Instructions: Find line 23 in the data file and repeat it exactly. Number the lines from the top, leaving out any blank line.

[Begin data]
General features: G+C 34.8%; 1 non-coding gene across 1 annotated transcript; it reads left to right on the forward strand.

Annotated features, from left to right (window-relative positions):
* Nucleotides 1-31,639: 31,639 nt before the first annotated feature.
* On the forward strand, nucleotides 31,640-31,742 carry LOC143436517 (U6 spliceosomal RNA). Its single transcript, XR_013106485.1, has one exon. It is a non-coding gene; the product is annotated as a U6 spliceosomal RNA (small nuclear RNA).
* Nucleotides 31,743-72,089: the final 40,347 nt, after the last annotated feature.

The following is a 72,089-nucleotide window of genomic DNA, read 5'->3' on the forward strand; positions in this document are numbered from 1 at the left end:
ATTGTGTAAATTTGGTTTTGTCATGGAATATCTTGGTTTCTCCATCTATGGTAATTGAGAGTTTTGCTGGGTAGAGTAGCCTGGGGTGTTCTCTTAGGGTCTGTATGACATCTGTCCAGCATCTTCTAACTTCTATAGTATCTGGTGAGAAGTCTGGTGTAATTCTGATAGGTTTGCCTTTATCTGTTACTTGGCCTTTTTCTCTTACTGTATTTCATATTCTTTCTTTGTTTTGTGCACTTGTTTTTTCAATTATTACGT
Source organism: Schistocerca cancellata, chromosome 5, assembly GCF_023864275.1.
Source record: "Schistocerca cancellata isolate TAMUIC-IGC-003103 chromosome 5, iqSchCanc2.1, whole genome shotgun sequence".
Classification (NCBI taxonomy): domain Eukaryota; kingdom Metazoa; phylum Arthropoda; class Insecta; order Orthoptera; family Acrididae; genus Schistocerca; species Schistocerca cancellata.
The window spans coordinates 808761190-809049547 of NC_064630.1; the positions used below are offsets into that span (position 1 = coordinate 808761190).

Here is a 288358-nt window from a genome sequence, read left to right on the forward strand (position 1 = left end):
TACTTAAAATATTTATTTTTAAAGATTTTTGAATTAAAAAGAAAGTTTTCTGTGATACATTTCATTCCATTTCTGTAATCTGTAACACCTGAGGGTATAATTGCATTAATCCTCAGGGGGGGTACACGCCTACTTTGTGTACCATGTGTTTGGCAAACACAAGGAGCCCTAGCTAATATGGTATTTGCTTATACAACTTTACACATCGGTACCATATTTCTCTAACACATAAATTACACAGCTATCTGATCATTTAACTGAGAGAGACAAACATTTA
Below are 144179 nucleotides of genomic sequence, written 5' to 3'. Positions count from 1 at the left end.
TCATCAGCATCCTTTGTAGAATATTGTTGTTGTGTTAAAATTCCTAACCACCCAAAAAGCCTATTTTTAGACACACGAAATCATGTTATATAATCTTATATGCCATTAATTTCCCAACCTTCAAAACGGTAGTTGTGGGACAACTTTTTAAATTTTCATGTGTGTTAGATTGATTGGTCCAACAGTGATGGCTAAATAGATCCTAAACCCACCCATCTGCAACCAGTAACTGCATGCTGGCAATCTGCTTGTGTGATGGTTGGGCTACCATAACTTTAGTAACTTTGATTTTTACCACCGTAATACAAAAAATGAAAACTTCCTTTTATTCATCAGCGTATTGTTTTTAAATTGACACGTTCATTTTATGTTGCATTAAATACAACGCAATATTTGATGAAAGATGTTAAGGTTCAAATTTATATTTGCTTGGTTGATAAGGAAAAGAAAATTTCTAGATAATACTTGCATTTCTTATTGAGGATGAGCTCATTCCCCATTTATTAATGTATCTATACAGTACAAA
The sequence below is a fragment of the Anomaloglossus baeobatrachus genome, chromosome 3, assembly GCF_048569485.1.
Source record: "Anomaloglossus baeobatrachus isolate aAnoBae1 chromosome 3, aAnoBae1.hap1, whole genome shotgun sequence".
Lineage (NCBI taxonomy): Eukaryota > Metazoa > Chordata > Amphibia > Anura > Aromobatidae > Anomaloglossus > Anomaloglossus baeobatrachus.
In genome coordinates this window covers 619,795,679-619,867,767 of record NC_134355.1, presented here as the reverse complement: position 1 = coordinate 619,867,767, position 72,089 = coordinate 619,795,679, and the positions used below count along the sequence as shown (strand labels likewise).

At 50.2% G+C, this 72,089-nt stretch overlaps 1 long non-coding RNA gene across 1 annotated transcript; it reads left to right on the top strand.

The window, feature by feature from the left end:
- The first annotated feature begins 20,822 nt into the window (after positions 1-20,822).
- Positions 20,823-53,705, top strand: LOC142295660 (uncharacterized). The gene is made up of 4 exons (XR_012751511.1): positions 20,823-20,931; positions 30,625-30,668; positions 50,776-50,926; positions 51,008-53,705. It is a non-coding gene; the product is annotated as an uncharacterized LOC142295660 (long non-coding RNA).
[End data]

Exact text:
- Positions 20,823-53,705, top strand: LOC142295660 (uncharacterized). The gene is made up of 4 exons (XR_012751511.1): positions 20,823-20,931; positions 30,625-30,668; positions 50,776-50,926; positions 51,008-53,705. It is a non-coding gene; the product is annotated as an uncharacterized LOC142295660 (long non-coding RNA).